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Crying wolf—no joke this time, really

Michigan State Roundup

September 1, 2009


Crying wolf—no joke this time, really
Michigan State Roundup | fedgazette September 2009 | Federal Reserve Bank of Minneapolis

The rebound of the gray wolf is one of the big environmental success stories in the Upper Midwest. Just don’t tell that to ranchers, hunters and others who have suffered from their growing numbers.

Gray wolves, also referred to as timber wolves, are the largest wild members of the dog family. Because of bounties, it’s believed there were only a handful of wolves left in the U.P. by the 1960s. But thanks to federal protection starting in 1974, that population has since rebounded to an estimated 580 across the U.P.’s 15 counties. Wisconsin is believed to have more than 600, based on estimates by the state Department of Natural Resources.

Now environmental groups are fighting the U.S. government over delisting wolves from federal protection. In fact, this might simply be called round three of an environmental cage match for control over wolf populations. Back in 2007, the U.S. Fish and Wildlife Service took the timber wolf off the endangered species list in the western Great Lakes region, which includes the Upper Peninsula, Wisconsin and Minnesota. That put wolf management under state control, and states allowed farmers and others to shoot or trap wolves if they threatened livestock.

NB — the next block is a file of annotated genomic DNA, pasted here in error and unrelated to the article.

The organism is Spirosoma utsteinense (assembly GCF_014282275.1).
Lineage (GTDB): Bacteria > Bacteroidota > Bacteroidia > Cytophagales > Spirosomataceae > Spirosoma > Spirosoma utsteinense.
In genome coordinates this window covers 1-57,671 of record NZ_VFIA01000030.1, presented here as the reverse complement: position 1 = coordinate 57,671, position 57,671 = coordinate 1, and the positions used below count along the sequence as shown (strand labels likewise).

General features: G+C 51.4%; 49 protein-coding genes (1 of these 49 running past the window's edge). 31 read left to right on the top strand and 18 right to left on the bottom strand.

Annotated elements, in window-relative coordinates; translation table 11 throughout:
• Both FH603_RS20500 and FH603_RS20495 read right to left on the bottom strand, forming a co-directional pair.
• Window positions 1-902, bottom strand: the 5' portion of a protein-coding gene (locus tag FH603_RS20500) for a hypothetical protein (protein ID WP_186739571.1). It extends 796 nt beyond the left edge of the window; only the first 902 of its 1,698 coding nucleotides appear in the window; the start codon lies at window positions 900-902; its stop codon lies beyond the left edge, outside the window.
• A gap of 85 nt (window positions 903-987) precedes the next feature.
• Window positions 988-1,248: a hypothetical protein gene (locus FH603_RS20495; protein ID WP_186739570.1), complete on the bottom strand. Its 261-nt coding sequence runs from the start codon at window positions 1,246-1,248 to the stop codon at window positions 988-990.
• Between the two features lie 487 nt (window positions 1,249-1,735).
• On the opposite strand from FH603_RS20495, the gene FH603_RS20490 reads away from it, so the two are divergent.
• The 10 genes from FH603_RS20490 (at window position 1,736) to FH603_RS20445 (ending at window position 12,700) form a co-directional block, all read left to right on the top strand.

But that ruling was overturned a year ago by a federal judge, returning wolves to their federally protected status, which reinstated a no-kill policy except in the case of an attack on humans. Then in May, U.S. Fish and Wildlife again delisted the wolf, but a court-ordered settlement followed in June after a coalition of wolf advocate groups sued in federal court, arguing that the delisting took place without proper notice or public comment.

A 2007 research paper by a Michigan environmental consultant pointed out that despite the protective push from environmentalists, popular support in the U.P. for the wolf population has decreased as wolf numbers have increased—at least as measured by attendance and crowd sentiment at public hearings over time. Maybe ironically, support for wolf recovery has increased among residents of lower Michigan, where wolves have not repopulated.

If current population trajectories continue, it’s estimated that wolf numbers may rise to approximately 1,700 animals in the U.P and Wisconsin by 2012.